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I understand that Web Site Projects compile source on-the-fly, and Web Application Projects pre-compile source into a DLL (much like ASP.Net 1.x).

But how is the difference specified in IIS?

I know that Visual Studio knows -- there are different projects for each, etc. But the running instance (IIS + Framework) has to know which compilation model is being used, right? Because how else does it know whether or not to compile on-the-fly?

A request comes in, hits an ASPX file...and how does the process know whether the associated CS file needs to be compiled (Web Site), or if it was already done before deployment (Web Application)?

I'm just curious where this difference is specified. In the web.config somewhere?

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I'd like to know too... –  Daren Thomas May 7 '09 at 20:28
Daren if you would like to know vote up the question –  John Nolan May 7 '09 at 21:07

4 Answers 4

up vote 18 down vote accepted

There is a subtle difference in the .aspx file that you'll find in these project types.

If you look at a Web Site Project you should see something like this...

<%@ Page Language="C#" AutoEventWireup="true"  
CodeFile="Default.aspx.cs" Inherits="_Default" %>

... where as the Web Application project will have .aspx files with something like this...

<%@ Page Language="C#" AutoEventWireup="true"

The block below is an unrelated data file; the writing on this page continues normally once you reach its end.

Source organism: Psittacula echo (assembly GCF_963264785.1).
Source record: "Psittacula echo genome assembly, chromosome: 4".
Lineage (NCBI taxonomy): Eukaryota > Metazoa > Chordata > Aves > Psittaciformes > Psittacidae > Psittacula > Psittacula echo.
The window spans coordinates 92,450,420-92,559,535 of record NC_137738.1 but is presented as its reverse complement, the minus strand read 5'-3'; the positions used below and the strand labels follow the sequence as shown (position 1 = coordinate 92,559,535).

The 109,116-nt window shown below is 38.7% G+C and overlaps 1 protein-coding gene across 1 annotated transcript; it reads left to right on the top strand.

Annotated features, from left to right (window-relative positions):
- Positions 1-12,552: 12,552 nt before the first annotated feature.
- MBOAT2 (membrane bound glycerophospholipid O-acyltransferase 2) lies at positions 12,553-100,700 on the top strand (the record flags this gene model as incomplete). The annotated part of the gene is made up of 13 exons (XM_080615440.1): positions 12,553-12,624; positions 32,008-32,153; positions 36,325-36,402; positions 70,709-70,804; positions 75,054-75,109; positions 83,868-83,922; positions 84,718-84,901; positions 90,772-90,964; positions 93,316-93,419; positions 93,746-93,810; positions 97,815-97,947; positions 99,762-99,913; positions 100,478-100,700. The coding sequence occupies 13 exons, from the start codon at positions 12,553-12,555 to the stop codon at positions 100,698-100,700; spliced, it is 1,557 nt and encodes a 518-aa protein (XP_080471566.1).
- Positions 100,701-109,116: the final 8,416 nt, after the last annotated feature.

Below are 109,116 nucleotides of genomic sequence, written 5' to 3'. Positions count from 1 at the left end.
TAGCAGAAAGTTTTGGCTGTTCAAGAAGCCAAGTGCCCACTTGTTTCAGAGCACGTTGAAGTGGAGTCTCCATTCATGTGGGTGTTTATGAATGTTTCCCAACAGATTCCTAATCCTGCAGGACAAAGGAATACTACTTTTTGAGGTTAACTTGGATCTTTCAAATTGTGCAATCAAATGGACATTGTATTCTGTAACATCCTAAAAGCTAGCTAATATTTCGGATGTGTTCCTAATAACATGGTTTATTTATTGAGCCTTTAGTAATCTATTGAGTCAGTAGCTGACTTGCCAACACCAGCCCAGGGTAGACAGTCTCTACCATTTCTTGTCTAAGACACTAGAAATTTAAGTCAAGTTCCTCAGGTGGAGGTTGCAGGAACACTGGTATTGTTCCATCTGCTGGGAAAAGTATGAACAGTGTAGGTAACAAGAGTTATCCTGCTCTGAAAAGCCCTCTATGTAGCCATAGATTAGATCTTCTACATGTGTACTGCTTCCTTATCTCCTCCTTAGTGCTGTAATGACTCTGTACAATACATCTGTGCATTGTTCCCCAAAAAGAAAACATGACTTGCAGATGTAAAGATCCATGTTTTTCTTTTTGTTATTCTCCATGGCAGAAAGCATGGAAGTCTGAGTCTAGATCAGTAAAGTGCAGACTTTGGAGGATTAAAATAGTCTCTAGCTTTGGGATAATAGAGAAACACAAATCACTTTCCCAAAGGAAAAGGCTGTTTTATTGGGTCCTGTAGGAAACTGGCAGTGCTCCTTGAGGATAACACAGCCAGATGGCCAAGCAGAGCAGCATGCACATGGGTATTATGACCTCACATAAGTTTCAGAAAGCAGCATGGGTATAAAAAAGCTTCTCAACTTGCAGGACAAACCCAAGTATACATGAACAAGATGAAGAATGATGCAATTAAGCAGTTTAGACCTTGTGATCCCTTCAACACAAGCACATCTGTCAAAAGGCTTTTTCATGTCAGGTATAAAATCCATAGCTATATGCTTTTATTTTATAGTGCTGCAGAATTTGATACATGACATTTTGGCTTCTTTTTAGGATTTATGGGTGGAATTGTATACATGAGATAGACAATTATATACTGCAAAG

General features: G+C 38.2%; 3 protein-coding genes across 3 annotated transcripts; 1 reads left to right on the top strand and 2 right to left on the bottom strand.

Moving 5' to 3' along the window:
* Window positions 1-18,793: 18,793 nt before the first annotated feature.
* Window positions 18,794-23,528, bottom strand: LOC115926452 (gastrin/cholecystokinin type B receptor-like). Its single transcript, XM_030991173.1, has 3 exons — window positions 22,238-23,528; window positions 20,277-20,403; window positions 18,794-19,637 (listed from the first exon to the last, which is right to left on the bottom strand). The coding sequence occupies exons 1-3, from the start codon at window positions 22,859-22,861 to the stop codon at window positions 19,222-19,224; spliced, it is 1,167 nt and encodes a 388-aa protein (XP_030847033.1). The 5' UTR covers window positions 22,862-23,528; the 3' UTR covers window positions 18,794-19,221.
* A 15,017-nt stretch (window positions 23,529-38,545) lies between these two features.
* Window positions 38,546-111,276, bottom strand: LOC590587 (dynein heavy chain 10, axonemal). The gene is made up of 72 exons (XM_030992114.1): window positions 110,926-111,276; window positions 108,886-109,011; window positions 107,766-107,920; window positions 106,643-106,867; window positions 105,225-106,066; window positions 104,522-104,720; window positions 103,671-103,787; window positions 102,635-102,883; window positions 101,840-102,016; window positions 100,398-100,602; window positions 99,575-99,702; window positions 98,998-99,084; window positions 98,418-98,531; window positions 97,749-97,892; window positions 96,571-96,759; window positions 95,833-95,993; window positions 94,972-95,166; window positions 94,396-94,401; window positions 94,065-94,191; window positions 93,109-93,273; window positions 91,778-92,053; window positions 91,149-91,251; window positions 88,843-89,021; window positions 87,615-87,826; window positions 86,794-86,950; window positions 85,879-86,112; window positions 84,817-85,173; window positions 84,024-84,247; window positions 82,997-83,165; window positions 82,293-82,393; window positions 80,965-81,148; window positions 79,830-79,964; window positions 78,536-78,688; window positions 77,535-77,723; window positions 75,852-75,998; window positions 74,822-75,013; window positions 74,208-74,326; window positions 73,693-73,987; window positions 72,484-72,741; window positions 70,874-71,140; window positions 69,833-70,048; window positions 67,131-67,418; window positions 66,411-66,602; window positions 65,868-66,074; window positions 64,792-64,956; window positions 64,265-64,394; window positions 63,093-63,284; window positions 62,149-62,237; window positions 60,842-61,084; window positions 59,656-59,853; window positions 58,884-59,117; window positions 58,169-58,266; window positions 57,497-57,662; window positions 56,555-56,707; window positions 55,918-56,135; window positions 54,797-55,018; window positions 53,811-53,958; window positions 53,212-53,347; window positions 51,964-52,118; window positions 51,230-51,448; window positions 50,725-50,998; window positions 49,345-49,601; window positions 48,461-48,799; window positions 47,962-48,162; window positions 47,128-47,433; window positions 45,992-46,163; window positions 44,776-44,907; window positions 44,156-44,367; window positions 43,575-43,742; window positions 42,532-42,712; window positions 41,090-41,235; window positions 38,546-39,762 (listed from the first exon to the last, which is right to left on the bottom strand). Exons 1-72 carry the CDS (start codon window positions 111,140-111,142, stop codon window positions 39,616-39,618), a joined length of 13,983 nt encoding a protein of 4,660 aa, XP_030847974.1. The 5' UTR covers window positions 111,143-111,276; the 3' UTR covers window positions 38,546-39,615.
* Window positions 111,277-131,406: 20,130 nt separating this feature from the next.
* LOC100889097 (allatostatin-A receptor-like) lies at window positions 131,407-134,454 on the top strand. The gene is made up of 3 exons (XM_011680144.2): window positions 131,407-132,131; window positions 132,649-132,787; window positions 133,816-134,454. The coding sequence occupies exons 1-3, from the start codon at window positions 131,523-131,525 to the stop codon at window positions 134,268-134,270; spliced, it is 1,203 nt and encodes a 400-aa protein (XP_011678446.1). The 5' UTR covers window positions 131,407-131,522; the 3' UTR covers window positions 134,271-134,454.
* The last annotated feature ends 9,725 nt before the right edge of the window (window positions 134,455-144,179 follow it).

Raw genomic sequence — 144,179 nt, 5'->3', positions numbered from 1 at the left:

CodeBehind="Default.aspx.cs" Inherits="WebApplication2._Default" %>

Notice that the first has a CodeFile attribute, and the second as a CodeBehind attribute. This is where the distinction is made.

The CodeBehind attribute is NOT used at runtime - it's there to tell VS.NET where the code lives, and the Inherits attribute tells the runtime which class to go searching for in the binaries.

The CodeFile attribute IS used at runtime, and is used by the aspnet_compiler.exe to generate code, and then the Inherits attribute is used as above.

For more info on these attributes, look here...


But to answer your question "how does IIS know?" the answer is "it doesn't." ASP.NET knows.

You can prove that this is the case by doing the following:

  1. Create a new web application. This will include a Default.aspx and a Default.aspx.cs.
  2. Add the following code into Default.aspx.cs:

    protected void Page_Load(object sender, EventArgs e)
  3. Compile the project, run it, see the text "hello" appear in a browser.

  4. Now, change the code so it looks like this, and save the .cs file:

    protected void Page_Load(object sender, EventArgs e)
  5. DO NOT COMPILE. Refresh your browser. You'll still see "hello" because the compiled code still uses this string.

  6. Now, change the attrib in Default.aspx from CodeBehind to CodeFile. Save this file.

  7. Refresh your browser. You'll see "goodbye" displayed.

  8. Change "goodbye" in your code to "I believe!". Save the .aspx.cs but don't compile.

  9. Refresh your browser, see "I believe!", and dance around the room enlightend :-)

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Assuming this is accurate, it's exactly what I was looking for. I knew there had to be some little setting somewhere... –  Deane May 7 '09 at 21:07